Ramblings from Finemere Wood

Ramblings from Finemere Wood

Woodland scallop at Finemere Wood. Photo by Charlotte Karmali

It's time to create woodland scallops that will kickstart new growth, new habitats, and a greater abundance and medley of life.

November and the days are becoming colder and darker. The pull to stay tucked up indoors is becoming greater. The woodland workers, however, are still coming out in their numbers, spirited and sparky. They love the winter work of chopping down trees and shrubs, it is difficult for them to contain their excitement at times. 

Without management, Finemere Wood would become a dark and gloomy place. It would eventually become dominated by large, mature trees. There would be no variety in the size and structure of vegetation, resulting in less biodiversity. The back of the wood is left to its own devices, but the rest of the wood is actively managed to ensure a diverse range of habitats is available for all wild things.

Volunteers creating a woodland scallop

Volunteers creating a woodland scallop at Finemere Wood. Photo by Charlotte Karmali

Each year, three or four scallops are created along the rides. A ride is a linear track designed for access. Scallops are large lay-by shaped areas that are cut into the woodland edge, approximately 10 metres deep by 30 metres wide.

All vegetation within this area is cleared. This creates an undulating margin that maximises the woodland edge, providing a diverse range of habitats, hugely beneficial to wildlife.

Extra sunlight will flood down to the ground, providing warm, sheltered pockets and protection from the wind for many a species of invertebrate, and butterflies in particular. The scallops are left to regenerate over a number of years, and thus develops a patchwork of vegetation of varying maturity and size, a home for every creature.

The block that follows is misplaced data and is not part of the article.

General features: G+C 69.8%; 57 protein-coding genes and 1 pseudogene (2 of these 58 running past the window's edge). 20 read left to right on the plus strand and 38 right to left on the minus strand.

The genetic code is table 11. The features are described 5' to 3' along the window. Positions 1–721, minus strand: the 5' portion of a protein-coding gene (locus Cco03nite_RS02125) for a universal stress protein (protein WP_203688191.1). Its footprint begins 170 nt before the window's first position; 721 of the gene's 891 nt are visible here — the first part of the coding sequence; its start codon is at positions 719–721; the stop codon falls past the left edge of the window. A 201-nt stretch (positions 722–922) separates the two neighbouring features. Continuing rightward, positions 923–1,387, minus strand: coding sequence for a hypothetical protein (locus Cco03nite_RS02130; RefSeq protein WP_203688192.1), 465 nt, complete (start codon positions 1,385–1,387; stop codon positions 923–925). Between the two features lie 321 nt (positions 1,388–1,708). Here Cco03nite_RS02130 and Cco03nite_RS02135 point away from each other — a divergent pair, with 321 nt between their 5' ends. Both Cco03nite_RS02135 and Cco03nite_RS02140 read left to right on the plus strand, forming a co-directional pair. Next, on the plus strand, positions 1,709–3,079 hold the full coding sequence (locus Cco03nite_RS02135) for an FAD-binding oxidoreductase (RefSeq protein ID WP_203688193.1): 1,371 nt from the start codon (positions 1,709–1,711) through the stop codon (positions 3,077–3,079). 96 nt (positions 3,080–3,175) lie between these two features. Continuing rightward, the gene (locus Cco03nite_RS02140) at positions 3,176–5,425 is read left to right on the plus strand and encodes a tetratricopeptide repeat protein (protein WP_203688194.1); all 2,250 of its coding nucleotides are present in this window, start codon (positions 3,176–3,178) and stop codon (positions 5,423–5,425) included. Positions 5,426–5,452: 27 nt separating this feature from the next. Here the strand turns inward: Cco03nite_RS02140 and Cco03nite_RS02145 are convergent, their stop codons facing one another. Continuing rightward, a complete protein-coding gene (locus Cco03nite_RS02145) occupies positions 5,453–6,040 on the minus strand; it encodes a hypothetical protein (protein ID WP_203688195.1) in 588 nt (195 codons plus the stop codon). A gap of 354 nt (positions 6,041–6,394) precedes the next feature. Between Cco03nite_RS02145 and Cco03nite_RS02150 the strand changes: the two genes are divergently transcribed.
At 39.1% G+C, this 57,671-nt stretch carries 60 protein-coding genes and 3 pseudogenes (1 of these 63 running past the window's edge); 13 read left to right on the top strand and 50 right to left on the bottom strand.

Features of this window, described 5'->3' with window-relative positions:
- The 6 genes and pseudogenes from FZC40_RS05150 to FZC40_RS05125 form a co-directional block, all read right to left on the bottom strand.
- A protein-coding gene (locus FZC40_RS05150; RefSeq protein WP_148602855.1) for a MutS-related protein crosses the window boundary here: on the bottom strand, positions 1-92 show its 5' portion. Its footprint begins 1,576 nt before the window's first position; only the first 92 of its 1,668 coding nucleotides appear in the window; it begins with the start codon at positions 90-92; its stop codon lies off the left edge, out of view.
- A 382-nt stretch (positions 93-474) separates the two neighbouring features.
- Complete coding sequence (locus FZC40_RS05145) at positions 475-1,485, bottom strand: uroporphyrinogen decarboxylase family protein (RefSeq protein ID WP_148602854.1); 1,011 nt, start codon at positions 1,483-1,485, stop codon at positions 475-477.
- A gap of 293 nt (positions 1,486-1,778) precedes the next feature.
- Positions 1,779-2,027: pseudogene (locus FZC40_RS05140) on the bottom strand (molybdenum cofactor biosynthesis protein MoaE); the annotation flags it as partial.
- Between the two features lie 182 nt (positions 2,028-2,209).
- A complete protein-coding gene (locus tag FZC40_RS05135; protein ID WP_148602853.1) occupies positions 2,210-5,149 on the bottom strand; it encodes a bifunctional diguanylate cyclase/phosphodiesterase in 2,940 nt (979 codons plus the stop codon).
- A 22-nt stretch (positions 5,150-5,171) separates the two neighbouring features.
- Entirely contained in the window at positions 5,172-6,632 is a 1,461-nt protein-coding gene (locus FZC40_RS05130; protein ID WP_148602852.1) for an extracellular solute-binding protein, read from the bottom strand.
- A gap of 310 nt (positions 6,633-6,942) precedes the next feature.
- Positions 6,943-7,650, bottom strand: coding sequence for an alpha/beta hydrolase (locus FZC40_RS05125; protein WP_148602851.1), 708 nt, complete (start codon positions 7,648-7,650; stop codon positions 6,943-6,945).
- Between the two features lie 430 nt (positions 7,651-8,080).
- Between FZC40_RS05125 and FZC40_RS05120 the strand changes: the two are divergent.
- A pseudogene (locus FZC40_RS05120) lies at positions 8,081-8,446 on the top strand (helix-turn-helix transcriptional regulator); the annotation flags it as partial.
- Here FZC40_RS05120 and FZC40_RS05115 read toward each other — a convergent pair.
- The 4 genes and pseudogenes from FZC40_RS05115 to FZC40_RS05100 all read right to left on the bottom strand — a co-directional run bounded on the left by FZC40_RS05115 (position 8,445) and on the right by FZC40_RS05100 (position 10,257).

Bluebells in woodland

Springtime bluebells at Finemere Wood. Photo by Tim Read

The volunteers work like machines. Trees and shrubs thud to the ground like dominos. Gleeful shouts of “timber!” surround me. To stop them I must confiscate their saws, or shout “cake!’.

The cut wood is piled around the edge of the scallop, forming a dead hedge. It provides a valuable habitat for fungi and a wide spectrum of invertebrates which break down the vegetation, returning the nutrients to the soil. Mosses and lichens will thrive, birds will find a rich source of food, and amphibians will hibernate here.

Another scallop done. The volunteers look on with satisfaction. It has been an exhilarating day, a tonic for the workers. But for nature it is a tonic too, this act of cutting will kickstart new growth, new habitats, and a greater abundance and medley of life.

For further information about volunteering opportunities at Finemere Wood and other reserves, at our visitor centres and more, please email volunteering@bbowt.org.uk.

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